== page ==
Because bronze diabetes can cause damage to the other organs, a liver biopsy needs to be done to find if any damage has taken place.

Bronze diabetes symptoms tend to become noticeable around the age of 40 and beyond.

Doctors will diagnose this type of diabetes by performing a serum ferritin and a transferrin saturation blood test. A DNA blood test may also be needed to see if it’s genetic.

What Is Diabetes Insipidus

This is the final type of rare diabetes. What results is the imbalance of bodily fluids. Due to this imbalance, you may find yourself still thirsty even if you just drank fluid.

Due to the excess amount of fluid you drink because of this thirst, you have the urge to urinate more often.

Diabetes Insipidus like Type 1 diabetes, has no known cure.

There are however treatment that the doctors can recommend, which alleviates the constant need to drink often which reduces your bathroom breaks.

This condition occurs once the body can’t balance its fluid level. The resulting health issues depends on the type of diabetes insipidus you have:

• Central diabetes insipidus
• Nephrogenic diabetes insipidus
• Gestational diabetes insidious
• Primary polydipsia

A doctor will often diagnose a person with this condition, by the excess urge to drink and the constant need to urinate.

Gestational diabetes, bronze diabetes and diabetes insipidus are rarer forms, and are not as common as Types 1 and 2 diabetes.

Differences Between Type 1 And Type 2 Diabetes

• How diabetes type 1 and type 2 develop
• How to control it
• What the symptoms are
• How to live a healthy life with diabetes, and
• How you can naturally reverse Type 2 diabetes

What Causes Diabetes

We’ve all heard the medical term “diabetes,” and have a general understanding of what the disease is.

It’s a disease where the blood glucose levels are higher than they should be.

Note: Glucose also means sugar. The condition develops because the sugar can’t get into the cells, which means they starve for sugar.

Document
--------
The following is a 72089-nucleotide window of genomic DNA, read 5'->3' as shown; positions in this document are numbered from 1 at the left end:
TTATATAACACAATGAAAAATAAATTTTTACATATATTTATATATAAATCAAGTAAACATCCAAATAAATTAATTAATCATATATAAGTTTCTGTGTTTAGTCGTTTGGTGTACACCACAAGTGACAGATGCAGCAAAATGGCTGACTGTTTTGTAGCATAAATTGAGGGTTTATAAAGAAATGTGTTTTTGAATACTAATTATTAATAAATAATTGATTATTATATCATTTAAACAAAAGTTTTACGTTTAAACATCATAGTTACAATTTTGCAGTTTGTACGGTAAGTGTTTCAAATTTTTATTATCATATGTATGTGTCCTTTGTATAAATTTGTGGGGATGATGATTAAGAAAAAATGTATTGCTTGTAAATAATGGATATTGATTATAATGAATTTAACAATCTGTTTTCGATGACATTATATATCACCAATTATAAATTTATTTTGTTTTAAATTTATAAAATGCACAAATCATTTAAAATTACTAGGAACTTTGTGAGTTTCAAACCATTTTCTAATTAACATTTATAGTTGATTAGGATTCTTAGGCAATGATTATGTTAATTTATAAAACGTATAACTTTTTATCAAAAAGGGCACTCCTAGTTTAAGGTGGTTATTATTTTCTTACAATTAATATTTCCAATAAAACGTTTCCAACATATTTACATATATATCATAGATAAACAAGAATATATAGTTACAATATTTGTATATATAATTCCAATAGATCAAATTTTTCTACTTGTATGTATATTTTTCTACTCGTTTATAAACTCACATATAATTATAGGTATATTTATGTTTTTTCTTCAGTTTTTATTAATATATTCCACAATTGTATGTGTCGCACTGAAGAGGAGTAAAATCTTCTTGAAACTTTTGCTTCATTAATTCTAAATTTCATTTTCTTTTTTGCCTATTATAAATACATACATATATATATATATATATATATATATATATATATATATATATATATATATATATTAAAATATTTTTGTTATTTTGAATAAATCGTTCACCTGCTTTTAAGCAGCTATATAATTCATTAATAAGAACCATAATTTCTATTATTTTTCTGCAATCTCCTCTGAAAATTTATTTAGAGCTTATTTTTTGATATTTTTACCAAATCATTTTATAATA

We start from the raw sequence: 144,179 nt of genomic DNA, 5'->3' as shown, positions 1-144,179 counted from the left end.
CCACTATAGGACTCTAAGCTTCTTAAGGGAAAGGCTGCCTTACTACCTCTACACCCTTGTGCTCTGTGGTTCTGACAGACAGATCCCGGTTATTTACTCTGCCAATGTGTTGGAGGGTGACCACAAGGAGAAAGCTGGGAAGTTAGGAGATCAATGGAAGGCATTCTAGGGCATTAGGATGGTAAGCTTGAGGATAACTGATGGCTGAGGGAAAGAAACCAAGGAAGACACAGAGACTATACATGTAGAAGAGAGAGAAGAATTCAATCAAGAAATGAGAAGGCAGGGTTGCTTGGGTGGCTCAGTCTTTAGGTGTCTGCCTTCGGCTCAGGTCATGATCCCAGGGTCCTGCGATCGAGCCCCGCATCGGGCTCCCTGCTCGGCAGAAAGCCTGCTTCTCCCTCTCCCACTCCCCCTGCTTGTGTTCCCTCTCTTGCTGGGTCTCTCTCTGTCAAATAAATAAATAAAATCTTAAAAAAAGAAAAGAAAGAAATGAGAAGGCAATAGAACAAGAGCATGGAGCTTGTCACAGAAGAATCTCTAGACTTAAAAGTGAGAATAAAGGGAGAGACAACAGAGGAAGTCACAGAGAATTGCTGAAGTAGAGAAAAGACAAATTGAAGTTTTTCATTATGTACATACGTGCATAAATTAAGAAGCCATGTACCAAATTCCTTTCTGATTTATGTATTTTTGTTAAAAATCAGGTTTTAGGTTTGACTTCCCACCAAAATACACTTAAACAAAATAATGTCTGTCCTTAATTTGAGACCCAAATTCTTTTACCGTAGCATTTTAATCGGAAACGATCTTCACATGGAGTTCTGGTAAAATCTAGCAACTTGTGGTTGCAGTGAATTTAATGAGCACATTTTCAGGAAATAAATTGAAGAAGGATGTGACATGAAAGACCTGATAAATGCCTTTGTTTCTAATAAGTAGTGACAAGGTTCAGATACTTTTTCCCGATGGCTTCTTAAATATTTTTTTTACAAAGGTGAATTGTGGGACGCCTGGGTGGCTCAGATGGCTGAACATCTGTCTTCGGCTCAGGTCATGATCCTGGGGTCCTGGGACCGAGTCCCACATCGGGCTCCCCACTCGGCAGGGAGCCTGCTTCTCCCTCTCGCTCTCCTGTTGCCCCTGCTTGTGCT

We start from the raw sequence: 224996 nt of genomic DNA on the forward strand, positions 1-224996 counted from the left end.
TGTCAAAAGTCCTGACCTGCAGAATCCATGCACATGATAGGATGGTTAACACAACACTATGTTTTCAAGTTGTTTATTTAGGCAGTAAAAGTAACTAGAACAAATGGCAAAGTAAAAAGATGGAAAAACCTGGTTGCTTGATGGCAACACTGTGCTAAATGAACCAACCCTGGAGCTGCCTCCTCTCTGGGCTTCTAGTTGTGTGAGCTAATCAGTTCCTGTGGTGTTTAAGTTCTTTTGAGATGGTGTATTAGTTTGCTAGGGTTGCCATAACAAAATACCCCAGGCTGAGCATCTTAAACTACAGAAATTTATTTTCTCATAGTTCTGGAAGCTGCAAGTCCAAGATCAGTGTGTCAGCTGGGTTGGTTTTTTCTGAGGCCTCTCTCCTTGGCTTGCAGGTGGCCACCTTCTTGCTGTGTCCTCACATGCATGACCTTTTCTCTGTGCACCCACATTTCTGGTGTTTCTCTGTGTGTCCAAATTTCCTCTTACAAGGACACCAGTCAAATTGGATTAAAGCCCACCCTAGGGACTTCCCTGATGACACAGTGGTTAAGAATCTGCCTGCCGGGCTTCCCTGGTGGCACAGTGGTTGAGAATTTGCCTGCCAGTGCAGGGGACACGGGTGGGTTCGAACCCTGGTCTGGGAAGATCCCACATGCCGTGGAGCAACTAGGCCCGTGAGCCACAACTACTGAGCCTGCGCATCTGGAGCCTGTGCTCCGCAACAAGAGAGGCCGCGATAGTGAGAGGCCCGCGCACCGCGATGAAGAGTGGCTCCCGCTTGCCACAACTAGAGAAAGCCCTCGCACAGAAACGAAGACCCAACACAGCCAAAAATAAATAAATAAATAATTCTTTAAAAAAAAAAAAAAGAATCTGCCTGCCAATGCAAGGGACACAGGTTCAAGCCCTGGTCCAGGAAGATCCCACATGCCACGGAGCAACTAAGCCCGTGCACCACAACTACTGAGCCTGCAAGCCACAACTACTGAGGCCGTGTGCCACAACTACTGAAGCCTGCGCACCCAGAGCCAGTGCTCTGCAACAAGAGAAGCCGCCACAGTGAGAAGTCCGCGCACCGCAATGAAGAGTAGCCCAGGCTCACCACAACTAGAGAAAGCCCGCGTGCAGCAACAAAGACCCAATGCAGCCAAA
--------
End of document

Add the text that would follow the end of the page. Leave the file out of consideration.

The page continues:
Think of it as a person who’s extremely hungry and at a buffet. The mouth however is sewn shut and as a result unable to eat anything.

There are an estimated 21 million Americans who have diabetes, and an estimated one-third of them don’t even realize they have the disease.

This is considered a major problem!

After all, diabetes can lead to an array of serious health issues, including but not limited to:

• Blindness
• Heart disease
• Kidney failure
• Potential amputation in the lower extremities, such as the toes, feet and legs

In the U.S. alone, diabetes is the sixth leading cause of death, most because of developing heart disease.

A person with diabetes has the same risk of having a heart attack, as someone who already had one.

This is why diabetics are advised to speak with their doctor immediately if they suspect they have diabetes, and follow their advice at all times.

Everyone needs to get regular check-ups, and have their cholesterol and blood pressure monitored often.

Using tobacco and alcohol also increases the risk of heart attacks for diabetics, and the reason why they’re urged to quit these vices.

Early Signs Of Diabetes

We reviewed the five different types of diabetes. The basic premise of the disease are all the same.

Regardless of the type of diabetes a person has, the key reason for the development is that the body can’t produce or use glucose efficiently.

Once this happens, it causes the body’s blood sugar levels to spike and it remains above the normal range.

How The Cells Function

• The billions of cells in the body which uses the glucose, needs to absorb the sugar in the blood so it can turn it into fuel
• The insulin, which is produced by the pancreas, allows the sugar to enter the cells
• The glucose that’s broken down from food, the liver or muscles, is known as glycogen

For the other types of diabetes, the body produces the insulin but not enough of it for the body. There are just a small number of cells that allows the glucose to seep through.

Another issue is that some cells won’t work as they should, and won’t allow the glucose to enter.

Every one of these is a recipe for a copious amount of glucose to remain in the bloodstream.

Type 1 And 2 Diabetes Symptoms

If you think you have symptoms of diabetes, you need to visit your doctor to get an official diagnosis.

If you have any of the following symptoms, it’s imperative you see your doctor immediately:

• Extreme thirst
• Constant urination
• Excessive hunger
• Numbness or tingling of the extremities
• Excessive tiredness
• Slow healing sores Dry skin
• Reoccurring infections
• Unexplained weight loss
• Vomiting
• Stomach pain and nausea

Most are under the assumption that since glucose is sugar, all they need is to stop eating sweets, which is wrong.

The reality is that the majority of foods and the carbohydrates eaten, breaks down into a simple structure called glucose.

Once food enters the stomach, it immediately begins to break down the food consumed.

The stomach breaks the carbohydrates down for the glucose, while the protein is broken down for the amino acids.

Once the food is broken down, the body uses it for a variety of things.

The blood picks it up, so the cells can use it for energy.

For those who are healthy, the blood picks up the glucose that’s been absorbed in the GI tract, which tells the pancreas that it needs to produce and release insulin.

When it comes to Type 2 diabetes, the body can’t produce enough insulin, or the cells are unable to take in the insulin.

In either case, the cells don’t receive the glucose that’s needed for energy, which leaves it to wander in the bloodstream.